|Publication number||US6377433 B1|
|Application number||US 09/528,074|
|Publication date||Apr 23, 2002|
|Filing date||Mar 17, 2000|
|Priority date||Mar 17, 2000|
|Publication number||09528074, 528074, US 6377433 B1, US 6377433B1, US-B1-6377433, US6377433 B1, US6377433B1|
|Inventors||Nancy J. Condon, Edward K. Hoffman, John P. Stafford|
|Original Assignee||The Boeing Company|
|Export Citation||BiBTeX, EndNote, RefMan|
|Patent Citations (12), Classifications (10), Legal Events (4)|
|External Links: USPTO, USPTO Assignment, Espacenet|
This invention relates to electrical fuses, and, more particularly, to a fuse/support assembly that permits the convenient utilization of electrical fuses in instrumentation applications.
In many applications, the components of an electrical system are protected against damage from excessive electrical currents by an electrical fuse. The electrical fuse is connected with the electrical system such that any excessive electrical current causes the electrical fuse to change from a closed to an open circuit, preventing the excessive electrical current from passing through and damaging the remainder of the electrical circuit elements. In a typical case, the electrical fuse is connected in series with the components being protected, and includes a fuse link made of a material which heats and melts when the excessive electrical current is applied, thereby breaking the electrical circuit.
The mounting and support of the electrical fuse, and its connection into the electrical system being protected, must be accomplished in a suitable manner. In some electrical systems, such as found in some spacecraft and aircraft, the electrical fuse is externally connected between an electronic unit and an electrical bus. The existing approach to supporting and connecting the electrical fuse utilizes terminal boards to which the electrical fuse is wired, and hand-wired pigtails that extend to the electrical bus and to the electronic unit. This approach requires numerous parts which can be lost as foreign objects into the interior of the structure, and also involves extensive pre-wiring and wire attachments. Rework and repair are difficult for the same reasons.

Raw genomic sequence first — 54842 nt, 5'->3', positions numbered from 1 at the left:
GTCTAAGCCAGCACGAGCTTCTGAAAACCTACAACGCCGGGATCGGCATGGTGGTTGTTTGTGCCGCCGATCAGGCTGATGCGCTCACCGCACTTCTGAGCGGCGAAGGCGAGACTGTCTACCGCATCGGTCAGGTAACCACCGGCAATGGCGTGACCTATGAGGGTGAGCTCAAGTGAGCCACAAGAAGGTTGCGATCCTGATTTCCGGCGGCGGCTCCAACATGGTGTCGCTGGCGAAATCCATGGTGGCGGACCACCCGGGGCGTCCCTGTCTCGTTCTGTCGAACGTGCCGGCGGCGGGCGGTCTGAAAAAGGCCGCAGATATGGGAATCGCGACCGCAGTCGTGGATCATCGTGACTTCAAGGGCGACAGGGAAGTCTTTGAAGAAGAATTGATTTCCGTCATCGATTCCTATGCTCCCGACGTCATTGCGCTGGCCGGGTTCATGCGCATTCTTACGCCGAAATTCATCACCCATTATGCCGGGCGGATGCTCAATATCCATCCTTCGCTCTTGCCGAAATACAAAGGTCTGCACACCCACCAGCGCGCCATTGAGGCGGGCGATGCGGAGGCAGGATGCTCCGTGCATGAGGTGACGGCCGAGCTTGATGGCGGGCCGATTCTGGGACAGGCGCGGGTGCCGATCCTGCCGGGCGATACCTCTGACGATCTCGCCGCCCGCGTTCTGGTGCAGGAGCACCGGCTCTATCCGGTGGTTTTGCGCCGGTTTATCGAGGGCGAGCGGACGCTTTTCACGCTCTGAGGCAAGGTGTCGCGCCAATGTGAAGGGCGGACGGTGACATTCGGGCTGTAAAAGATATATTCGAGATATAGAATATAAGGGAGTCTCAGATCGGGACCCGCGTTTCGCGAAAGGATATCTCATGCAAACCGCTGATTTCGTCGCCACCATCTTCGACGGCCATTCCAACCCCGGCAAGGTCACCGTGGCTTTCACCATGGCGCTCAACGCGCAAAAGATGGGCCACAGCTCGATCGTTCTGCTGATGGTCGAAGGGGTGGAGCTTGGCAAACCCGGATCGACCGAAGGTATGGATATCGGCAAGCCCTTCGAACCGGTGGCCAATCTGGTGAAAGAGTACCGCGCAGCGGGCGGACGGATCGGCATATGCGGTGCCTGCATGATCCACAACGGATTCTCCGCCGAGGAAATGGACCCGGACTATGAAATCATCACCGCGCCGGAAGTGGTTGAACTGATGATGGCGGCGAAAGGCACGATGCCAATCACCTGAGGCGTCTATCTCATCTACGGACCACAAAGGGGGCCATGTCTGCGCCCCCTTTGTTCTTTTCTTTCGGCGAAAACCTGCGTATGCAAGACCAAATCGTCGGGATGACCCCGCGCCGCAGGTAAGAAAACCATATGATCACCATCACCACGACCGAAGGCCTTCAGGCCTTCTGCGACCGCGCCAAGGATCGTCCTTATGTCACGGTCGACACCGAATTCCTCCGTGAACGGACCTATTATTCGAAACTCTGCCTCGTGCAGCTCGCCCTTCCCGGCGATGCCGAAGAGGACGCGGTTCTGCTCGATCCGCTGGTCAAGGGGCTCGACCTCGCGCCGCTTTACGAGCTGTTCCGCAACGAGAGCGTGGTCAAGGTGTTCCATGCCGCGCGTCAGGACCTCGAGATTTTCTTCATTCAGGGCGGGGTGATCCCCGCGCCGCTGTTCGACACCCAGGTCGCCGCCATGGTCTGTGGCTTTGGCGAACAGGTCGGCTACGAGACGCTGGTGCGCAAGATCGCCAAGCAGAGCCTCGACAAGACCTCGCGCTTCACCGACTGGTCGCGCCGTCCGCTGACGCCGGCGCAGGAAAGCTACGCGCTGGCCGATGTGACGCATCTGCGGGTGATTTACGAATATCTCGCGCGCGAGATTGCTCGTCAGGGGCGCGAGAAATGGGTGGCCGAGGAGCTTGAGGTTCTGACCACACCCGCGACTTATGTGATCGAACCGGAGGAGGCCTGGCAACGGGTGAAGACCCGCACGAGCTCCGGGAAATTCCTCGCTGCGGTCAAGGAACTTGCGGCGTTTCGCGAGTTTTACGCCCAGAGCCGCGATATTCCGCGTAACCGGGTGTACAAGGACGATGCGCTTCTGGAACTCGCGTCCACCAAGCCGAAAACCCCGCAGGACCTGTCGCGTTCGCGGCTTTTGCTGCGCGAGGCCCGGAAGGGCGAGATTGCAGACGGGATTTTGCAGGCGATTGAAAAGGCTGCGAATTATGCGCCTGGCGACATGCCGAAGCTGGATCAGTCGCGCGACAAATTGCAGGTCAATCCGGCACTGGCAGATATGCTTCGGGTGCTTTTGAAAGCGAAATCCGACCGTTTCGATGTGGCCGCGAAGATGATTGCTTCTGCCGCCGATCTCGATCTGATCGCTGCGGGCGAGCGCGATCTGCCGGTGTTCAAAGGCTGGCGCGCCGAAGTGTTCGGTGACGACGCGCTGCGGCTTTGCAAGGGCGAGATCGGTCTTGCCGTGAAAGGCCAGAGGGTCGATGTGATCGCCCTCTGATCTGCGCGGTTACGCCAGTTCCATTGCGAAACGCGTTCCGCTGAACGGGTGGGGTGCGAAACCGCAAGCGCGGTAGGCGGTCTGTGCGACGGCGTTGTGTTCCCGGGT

Accordingly, there is a need for an improved approach to the mounting and interconnecting of an electrical fuse into an electrical system. The present invention fulfills this need, and further provides related advantages.
The present invention provides a fuse/support assembly and a method for its use, for systems wherein an electronic unit is connected to an electrical bus through the electrical fuse. The fuse/support assembly requires no pre-wiring of the electrical bus and reduces the number of terminations at the point of installation. The number of components required to accomplish the fusing is reduced as compared with prior approaches. Installation, rework, repair, and inspection are all simplified as compared with prior approaches, and there is reduced likelihood of loss of parts and resulting foreign object damage of the system. The close contact of the fuse/support assembly to the electrical bus allows the electrical bus to serve as a heat sink and stabilize the fuse/support assembly to prevent a premature activation of the fuse.
In accordance with the invention, a fuse/support assembly for attachment to an electrical bus comprises a base plate, comprising a substrate made of an insulator and having a contact location thereon, and an electrically conductive path on the substrate, with the electrically conductive path extending between the contact-location and a second location. A fastener structure brings the contact location of the electrically conductive path into contact with the electrical bus. There is an external connector structure. A fuse is supported on the substrate, with a first side in electrical communication with the external connector and a second side in electrical communication with the second location of the electrically conductive path.